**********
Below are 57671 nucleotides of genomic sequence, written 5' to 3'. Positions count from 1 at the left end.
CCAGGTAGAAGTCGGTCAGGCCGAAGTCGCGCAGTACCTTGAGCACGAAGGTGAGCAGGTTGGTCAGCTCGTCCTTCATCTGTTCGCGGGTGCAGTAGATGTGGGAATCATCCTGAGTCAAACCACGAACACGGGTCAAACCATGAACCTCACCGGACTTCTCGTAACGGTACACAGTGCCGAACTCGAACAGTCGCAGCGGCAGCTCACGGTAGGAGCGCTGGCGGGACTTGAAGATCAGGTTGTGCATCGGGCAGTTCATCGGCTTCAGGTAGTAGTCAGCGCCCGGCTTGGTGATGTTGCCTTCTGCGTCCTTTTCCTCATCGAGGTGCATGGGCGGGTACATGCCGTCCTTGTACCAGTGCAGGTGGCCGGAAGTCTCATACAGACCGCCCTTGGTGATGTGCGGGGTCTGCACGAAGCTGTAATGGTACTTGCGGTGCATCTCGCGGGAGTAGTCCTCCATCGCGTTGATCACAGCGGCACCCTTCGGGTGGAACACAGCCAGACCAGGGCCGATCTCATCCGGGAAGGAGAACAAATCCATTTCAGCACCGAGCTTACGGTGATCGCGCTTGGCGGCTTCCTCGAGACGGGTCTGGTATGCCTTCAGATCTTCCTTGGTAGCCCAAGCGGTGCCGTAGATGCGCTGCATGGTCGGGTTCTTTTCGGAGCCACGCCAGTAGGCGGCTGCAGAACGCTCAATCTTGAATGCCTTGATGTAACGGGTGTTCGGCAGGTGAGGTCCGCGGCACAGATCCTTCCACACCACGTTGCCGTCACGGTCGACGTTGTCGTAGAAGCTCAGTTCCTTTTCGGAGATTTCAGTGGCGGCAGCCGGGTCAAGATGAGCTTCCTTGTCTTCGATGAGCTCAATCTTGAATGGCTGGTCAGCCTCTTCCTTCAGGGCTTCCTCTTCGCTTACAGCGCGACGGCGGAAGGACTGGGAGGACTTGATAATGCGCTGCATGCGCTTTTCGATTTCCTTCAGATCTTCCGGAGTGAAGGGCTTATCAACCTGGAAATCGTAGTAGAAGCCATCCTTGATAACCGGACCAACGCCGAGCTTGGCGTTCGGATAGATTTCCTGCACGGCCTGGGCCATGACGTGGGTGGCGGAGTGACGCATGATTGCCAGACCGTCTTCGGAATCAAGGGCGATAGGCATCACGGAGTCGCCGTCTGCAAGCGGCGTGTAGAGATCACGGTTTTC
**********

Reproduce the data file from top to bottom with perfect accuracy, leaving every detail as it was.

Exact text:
Below are 57671 nucleotides of genomic sequence, written 5' to 3'. Positions count from 1 at the left end.
CCAGGTAGAAGTCGGTCAGGCCGAAGTCGCGCAGTACCTTGAGCACGAAGGTGAGCAGGTTGGTCAGCTCGTCCTTCATCTGTTCGCGGGTGCAGTAGATGTGGGAATCATCCTGAGTCAAACCACGAACACGGGTCAAACCATGAACCTCACCGGACTTCTCGTAACGGTACACAGTGCCGAACTCGAACAGTCGCAGCGGCAGCTCACGGTAGGAGCGCTGGCGGGACTTGAAGATCAGGTTGTGCATCGGGCAGTTCATCGGCTTCAGGTAGTAGTCAGCGCCCGGCTTGGTGATGTTGCCTTCTGCGTCCTTTTCCTCATCGAGGTGCATGGGCGGGTACATGCCGTCCTTGTACCAGTGCAGGTGGCCGGAAGTCTCATACAGACCGCCCTTGGTGATGTGCGGGGTCTGCACGAAGCTGTAATGGTACTTGCGGTGCATCTCGCGGGAGTAGTCCTCCATCGCGTTGATCACAGCGGCACCCTTCGGGTGGAACACAGCCAGACCAGGGCCGATCTCATCCGGGAAGGAGAACAAATCCATTTCAGCACCGAGCTTACGGTGATCGCGCTTGGCGGCTTCCTCGAGACGGGTCTGGTATGCCTTCAGATCTTCCTTGGTAGCCCAAGCGGTGCCGTAGATGCGCTGCATGGTCGGGTTCTTTTCGGAGCCACGCCAGTAGGCGGCTGCAGAACGCTCAATCTTGAATGCCTTGATGTAACGGGTGTTCGGCAGGTGAGGTCCGCGGCACAGATCCTTCCACACCACGTTGCCGTCACGGTCGACGTTGTCGTAGAAGCTCAGTTCCTTTTCGGAGATTTCAGTGGCGGCAGCCGGGTCAAGATGAGCTTCCTTGTCTTCGATGAGCTCAATCTTGAATGGCTGGTCAGCCTCTTCCTTCAGGGCTTCCTCTTCGCTTACAGCGCGACGGCGGAAGGACTGGGAGGACTTGATAATGCGCTGCATGCGCTTTTCGATTTCCTTCAGATCTTCCGGAGTGAAGGGCTTATCAACCTGGAAATCGTAGTAGAAGCCATCCTTGATAACCGGACCAACGCCGAGCTTGGCGTTCGGATAGATTTCCTGCACGGCCTGGGCCATGACGTGGGTGGCGGAGTGACGCATGATTGCCAGACCGTCTTCGGAATCAAGGGCGATAGGCATCACGGAGTCGCCGTCTGCAAGCGGCGTGTAGAGATCACGGTTTTC